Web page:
(CNN) - Nine days after losing the presidential election to Barack Obama, John McCain is back on the campaign trail.
The former GOP presidential nominee will stump for fellow Republican senator Saxby Chambliss today in Georgia.
The freshman senator most likely faces a run-off election December 2 against Democrat Jim Martin, a former state lawmaker.
At the start of the campaign, Chambliss was the heavy favorite in the race. But the contest tightened, and neither candidate won more than 50 percent of the vote on Election Day, thanks in part to a third-party candidate who won 3 percent of the vote. The race appears headed to a runoff between Chambliss and Martin.
The runoff is expected to become official later this week, after the state certifies the election results. Unofficial tallies show Chambliss with 49.8 percent of the vote, just short of the 50 percent plus one vote need to win. Martin has 46.8 percent of the vote.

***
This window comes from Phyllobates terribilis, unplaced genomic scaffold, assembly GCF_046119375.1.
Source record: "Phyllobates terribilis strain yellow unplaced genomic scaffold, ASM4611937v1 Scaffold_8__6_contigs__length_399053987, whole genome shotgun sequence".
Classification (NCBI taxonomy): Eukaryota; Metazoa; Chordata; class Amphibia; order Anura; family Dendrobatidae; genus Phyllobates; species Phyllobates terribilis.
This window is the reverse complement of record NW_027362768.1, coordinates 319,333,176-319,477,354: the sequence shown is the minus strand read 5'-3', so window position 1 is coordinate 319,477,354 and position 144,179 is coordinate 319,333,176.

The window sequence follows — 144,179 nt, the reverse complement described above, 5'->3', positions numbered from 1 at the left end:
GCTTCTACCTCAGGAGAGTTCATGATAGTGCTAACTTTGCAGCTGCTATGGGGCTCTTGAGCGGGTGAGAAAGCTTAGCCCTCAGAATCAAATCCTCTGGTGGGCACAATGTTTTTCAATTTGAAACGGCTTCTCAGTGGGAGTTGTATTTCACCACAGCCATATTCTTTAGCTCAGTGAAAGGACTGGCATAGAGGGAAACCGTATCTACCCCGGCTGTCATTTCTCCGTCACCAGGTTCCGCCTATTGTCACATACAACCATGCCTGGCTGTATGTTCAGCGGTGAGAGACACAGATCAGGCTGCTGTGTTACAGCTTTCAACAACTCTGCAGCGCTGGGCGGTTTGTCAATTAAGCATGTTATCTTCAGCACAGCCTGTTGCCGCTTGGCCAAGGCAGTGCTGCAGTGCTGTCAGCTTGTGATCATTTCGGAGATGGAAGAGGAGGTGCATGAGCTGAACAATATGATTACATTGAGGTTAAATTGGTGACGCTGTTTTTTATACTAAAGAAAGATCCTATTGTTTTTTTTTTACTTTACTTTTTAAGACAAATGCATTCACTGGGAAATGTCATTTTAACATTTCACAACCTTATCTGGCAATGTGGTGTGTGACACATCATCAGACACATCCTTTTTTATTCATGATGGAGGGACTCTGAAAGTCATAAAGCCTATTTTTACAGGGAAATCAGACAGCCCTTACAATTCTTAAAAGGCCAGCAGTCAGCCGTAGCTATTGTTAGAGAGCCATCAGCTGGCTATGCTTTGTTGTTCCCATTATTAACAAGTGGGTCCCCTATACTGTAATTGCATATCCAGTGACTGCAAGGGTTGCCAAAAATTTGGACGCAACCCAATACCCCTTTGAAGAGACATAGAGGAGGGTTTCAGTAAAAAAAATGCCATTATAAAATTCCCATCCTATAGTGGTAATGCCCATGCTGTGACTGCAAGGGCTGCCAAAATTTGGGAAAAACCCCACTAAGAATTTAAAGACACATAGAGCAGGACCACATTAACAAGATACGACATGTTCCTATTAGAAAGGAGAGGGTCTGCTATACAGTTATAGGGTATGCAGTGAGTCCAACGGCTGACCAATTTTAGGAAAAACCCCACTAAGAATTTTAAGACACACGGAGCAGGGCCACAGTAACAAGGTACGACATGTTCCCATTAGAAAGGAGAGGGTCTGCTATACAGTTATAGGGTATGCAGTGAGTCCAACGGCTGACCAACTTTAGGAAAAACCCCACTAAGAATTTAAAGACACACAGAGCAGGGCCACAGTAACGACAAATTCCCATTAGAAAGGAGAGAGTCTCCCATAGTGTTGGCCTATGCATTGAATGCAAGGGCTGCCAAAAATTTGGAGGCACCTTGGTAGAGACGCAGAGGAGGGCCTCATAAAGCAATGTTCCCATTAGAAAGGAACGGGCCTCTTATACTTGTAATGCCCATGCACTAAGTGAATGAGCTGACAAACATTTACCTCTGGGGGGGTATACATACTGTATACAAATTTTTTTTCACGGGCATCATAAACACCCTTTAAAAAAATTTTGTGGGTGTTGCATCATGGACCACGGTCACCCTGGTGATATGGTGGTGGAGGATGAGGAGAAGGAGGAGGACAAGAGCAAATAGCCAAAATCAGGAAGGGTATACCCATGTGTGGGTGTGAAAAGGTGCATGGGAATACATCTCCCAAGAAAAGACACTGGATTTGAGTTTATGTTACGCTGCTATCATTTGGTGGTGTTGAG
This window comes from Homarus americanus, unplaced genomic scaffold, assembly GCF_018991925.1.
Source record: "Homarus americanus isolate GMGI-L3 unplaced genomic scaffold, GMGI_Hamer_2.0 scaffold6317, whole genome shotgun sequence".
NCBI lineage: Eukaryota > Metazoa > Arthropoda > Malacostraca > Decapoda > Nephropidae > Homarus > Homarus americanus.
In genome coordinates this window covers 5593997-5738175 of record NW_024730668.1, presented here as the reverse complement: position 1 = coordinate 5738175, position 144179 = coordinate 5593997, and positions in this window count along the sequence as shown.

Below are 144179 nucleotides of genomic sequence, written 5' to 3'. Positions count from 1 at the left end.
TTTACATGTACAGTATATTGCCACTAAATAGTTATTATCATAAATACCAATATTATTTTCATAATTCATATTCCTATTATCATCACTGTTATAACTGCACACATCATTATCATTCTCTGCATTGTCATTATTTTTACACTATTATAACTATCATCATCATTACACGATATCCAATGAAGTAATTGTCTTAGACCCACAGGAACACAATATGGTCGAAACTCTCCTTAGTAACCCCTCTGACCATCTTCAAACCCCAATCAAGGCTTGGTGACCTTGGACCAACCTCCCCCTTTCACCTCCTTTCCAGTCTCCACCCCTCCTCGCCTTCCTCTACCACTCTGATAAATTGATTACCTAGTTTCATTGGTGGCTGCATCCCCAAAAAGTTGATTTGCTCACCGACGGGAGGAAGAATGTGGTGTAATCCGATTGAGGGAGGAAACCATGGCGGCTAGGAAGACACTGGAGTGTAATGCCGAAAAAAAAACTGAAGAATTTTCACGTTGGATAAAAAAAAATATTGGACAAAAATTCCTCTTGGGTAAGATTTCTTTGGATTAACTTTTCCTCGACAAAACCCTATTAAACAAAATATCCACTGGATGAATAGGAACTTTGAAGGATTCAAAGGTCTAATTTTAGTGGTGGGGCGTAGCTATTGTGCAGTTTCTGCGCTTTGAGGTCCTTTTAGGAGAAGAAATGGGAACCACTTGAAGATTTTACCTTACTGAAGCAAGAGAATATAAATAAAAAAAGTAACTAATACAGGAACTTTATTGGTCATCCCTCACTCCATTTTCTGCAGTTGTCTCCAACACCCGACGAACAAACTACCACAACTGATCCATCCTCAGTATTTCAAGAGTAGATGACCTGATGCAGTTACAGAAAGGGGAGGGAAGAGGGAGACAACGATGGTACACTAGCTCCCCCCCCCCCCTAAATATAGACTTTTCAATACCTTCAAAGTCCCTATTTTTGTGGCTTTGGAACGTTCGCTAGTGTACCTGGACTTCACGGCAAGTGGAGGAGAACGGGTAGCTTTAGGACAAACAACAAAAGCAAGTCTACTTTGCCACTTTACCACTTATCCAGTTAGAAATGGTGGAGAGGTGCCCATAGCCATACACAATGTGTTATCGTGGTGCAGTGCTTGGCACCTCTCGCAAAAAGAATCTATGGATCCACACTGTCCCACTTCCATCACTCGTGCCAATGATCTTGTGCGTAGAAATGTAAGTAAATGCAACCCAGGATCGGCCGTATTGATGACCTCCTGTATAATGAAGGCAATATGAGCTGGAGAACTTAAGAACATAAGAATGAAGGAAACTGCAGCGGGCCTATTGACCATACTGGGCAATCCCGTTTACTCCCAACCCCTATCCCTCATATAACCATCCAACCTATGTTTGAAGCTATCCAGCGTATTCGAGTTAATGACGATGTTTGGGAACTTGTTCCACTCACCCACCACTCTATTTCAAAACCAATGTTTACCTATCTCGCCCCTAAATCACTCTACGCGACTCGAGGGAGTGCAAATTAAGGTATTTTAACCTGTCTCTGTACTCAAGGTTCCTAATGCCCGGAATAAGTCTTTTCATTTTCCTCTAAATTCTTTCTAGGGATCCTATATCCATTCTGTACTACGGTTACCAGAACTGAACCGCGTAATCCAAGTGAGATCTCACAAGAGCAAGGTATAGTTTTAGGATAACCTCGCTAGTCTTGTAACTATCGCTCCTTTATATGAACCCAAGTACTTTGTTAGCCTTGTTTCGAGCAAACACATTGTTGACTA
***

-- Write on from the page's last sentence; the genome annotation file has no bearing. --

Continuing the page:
McCain will join Chambliss at a campaign rally in suburban Atlanta this afternoon. McCain won Georgia's presidential vote 52 percent to 47 percent. President Bush carried the state by 17 points in his 2004 re-election victory.
Former Republican presidential candidate Mike Huckabee is expected to campaign for Chambliss in Georgia this weekend, and an appearance by another former Republican presidential candidate, Mitt Romney, is also possible.
Martin is hoping that President-elect Obama will come down to Georgia for an assist. While there's no guarantee that will happen, Obama is dispatching campaign aides to Georgia to help Martin in his runoff efforts.
A victory by the Democrats in Georgia could help determine if the party reaches its goal of reaching 60 Senate seats, which would give the Democrats a filibuster-proof majority in the chamber. A filibuster is a move that allows the minority party in the Senate to stall and even block votes on legislation. Sixty votes are needed to overcome a filibuster.